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The Left Behind series by Tim LaHaye and Jerry Jenkins demonstrates that there has been a large appetite for end-time books, even after a long history of failed predictions made with certainty—from Oswald J. Smith (1889–1986) who in 1926 predicted that Mussolini was the dreaded antichrist to Edgar Whisenant who was emphatic that the rapture would take place in 1988. Then it was 1989. Twenty-three reasons were offered in evidence for a 1993 rapture that never came. Still not shaken by his poor prophetic track record, Whisenant predicted earth’s destruction by nuclear fire in 1994. He continued to speculate into 1997 with similar results. Those who are new to the world of Bible prophecy have no idea how many of today’s end-time “authorities” have made similar predictions that have not come to pass. These prophecy neophytes are under the false assumption that what they are reading in books and magazines, seeing on television, and hearing on the radio are recently discovered prophetic truths.
There was a lull in the prophetic storm when 1988 passed without the promised rapture of the church. Dave Hunt, another writer who has made his reputation with prophecy pot-boilers, offered this analysis of the prophecy scene:
During the 1970s, when The Late Great Planet Earth was outselling everything, the rapture was the hot topic. Pastors preached about heaven, and Christians eagerly anticipated being taken up at any moment to meet their Lord in the air. When Christ didn’t return after 40 years since the establishment of a new Israel in 1948 without the fulfillment of prophesied events, disillusionment began to set in.
With a new millennium on the horizon, prophecy was revived in 1995 with the publication of the first Left Behind novel. The Left Behind series has sold more than 70 million copies since the first volume appeared. This does not count its many incarnations in a variety of different media: a PC game based on the Left Behind book series that is selling well and sparking controversy, a Kids Series (10 million sold), graphic novels, a daily devotional, films, and so much more.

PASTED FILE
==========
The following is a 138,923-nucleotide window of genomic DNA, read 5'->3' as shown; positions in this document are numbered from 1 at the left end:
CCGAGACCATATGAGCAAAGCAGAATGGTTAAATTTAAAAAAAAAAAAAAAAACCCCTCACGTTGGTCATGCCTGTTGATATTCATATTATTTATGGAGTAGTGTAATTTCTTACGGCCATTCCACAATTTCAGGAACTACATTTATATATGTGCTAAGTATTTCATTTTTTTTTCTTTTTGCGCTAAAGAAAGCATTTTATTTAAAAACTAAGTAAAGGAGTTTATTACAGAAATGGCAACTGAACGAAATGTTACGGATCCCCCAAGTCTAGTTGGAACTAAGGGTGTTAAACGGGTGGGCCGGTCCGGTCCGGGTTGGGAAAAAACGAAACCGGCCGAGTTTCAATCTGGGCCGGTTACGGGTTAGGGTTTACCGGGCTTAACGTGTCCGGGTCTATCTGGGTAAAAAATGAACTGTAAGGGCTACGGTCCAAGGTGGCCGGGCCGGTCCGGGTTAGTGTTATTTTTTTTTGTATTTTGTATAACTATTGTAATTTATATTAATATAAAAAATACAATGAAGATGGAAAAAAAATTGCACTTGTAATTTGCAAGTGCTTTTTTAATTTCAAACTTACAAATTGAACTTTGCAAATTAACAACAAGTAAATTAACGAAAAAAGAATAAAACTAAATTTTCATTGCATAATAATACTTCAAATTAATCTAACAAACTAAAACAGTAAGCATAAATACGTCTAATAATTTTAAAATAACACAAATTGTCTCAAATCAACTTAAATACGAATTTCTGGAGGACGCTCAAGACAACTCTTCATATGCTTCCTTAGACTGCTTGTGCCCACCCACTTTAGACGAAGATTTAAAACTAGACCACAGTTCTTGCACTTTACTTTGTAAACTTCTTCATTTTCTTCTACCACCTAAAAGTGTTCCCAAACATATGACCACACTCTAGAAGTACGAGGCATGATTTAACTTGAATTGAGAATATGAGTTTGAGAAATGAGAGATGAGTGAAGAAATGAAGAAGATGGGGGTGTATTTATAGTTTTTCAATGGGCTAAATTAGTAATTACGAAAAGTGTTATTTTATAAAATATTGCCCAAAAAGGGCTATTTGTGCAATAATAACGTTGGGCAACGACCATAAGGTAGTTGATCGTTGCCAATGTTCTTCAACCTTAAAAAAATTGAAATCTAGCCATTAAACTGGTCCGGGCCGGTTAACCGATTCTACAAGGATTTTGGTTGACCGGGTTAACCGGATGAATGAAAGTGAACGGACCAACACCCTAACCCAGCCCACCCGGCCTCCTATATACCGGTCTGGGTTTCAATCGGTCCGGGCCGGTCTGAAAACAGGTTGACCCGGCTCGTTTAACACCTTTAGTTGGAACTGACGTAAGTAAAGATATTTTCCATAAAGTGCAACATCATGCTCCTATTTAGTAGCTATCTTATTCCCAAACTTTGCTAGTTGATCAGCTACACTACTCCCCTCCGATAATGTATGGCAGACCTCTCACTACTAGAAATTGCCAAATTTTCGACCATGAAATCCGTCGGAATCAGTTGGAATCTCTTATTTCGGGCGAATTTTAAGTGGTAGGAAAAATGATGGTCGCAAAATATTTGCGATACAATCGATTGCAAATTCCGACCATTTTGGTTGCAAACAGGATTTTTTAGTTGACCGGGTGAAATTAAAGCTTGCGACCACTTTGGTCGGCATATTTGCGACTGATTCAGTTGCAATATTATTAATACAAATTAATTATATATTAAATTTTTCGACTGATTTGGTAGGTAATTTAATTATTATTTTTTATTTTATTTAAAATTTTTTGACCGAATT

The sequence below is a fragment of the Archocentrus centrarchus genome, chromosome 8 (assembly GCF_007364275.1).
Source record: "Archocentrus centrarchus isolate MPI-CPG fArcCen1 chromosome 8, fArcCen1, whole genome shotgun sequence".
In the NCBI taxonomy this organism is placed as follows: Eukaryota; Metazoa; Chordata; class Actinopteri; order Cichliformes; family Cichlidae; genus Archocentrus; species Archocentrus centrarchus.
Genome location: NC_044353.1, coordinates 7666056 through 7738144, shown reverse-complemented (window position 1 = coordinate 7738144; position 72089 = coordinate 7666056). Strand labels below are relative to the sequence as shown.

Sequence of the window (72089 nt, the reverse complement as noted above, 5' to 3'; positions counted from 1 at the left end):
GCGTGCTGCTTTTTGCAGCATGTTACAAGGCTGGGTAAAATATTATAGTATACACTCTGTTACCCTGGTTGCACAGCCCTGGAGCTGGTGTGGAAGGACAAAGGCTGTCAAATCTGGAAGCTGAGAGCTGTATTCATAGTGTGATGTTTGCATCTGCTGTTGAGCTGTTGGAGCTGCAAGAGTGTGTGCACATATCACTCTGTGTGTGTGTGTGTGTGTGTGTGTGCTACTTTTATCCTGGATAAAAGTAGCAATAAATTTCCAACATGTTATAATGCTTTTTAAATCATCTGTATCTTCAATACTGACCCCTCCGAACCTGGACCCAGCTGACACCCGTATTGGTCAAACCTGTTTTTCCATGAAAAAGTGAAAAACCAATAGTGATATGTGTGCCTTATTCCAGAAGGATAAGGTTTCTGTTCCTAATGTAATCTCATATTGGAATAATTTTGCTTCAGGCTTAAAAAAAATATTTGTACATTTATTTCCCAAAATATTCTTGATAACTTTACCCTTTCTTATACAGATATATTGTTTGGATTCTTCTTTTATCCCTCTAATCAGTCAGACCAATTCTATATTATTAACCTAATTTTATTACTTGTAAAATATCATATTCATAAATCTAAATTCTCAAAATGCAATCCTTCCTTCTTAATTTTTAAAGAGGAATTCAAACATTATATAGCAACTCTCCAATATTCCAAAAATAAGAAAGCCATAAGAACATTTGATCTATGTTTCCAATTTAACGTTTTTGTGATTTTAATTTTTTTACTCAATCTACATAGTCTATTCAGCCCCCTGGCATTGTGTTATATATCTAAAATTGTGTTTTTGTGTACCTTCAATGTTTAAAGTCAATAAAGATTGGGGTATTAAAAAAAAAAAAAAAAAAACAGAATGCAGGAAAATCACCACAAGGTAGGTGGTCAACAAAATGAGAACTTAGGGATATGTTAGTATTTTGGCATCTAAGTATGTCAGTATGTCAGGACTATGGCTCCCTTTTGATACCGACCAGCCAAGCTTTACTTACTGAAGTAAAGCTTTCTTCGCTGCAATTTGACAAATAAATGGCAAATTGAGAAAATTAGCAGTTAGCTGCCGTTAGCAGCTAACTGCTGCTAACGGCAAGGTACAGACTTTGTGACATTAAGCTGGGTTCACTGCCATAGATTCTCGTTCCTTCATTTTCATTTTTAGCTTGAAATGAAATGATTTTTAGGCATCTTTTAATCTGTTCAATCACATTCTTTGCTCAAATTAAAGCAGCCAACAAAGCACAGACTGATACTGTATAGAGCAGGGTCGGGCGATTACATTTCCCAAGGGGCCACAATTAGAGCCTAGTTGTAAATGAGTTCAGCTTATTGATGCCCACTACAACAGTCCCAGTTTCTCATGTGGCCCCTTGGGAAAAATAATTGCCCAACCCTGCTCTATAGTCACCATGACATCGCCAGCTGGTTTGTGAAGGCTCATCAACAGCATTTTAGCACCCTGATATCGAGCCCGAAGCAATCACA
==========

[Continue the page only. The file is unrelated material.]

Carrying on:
Many people are surprised to learn that left behind type novels have been around for more than 100 years. Sydney Watson’s Scarlet and Purple (1913), The Mark of the Beast (1915), In the Twinkling of an Eye (1916), which had gone through 25 printings by 1933, and The New Europe (1915) are early examples of the serialization of fictional prophetic themes seen through the lens of current events, the moral state of the nation, anti-Catholic fervor, and destabilized world politics. In the Twinkling of an Eye anticipated the LaHaye Jenkins title and theme with these lines: “Think of what that will mean, unsaved friend, if you are here to-day. Left! Left behind!”
In 1937 Forrest Loman Oilar’s Be Thou Prepared For Jesus is Coming appeared. Oilar includes the entire left-behind premise in one volume, including the millennial reign and the subsequent Great White Throne Judgment. Like LaHaye, Oilar wrote his novel as an evangelistic tract “to bring to the unbeliever, ‘the Jew first, and also to the Gentile’ a warning against false doctrines and to show the hope that is yet in store for him if he accepts the true gospel.” Dayton A. Manker’s 1941 They That Remain, that is, those left behind, followed the Watson and Oilar models with “Fascism, Nazi-ism and Communism” as new end-time bad guys that Manker described as “triplets of one blood.” Ernest Angley followed a similar script with his 1950 Raptured: A Novel, now in its 51st edition.
Probably one of the most interesting left behind genre novels is Salem Kirban’s 666, first published in 1970. By 1976, it had gone through fourteen printings with more than 500,000 copies sold. There are a number of striking similarities to Left Behind. The rapture takes place when the main characters are on an airplane; their wives are believers who were taken in the rapture; the rapture is explained away by those who are left behind; those who do not bow down to worship the beast are martyred by having their heads cut off by a guillotine.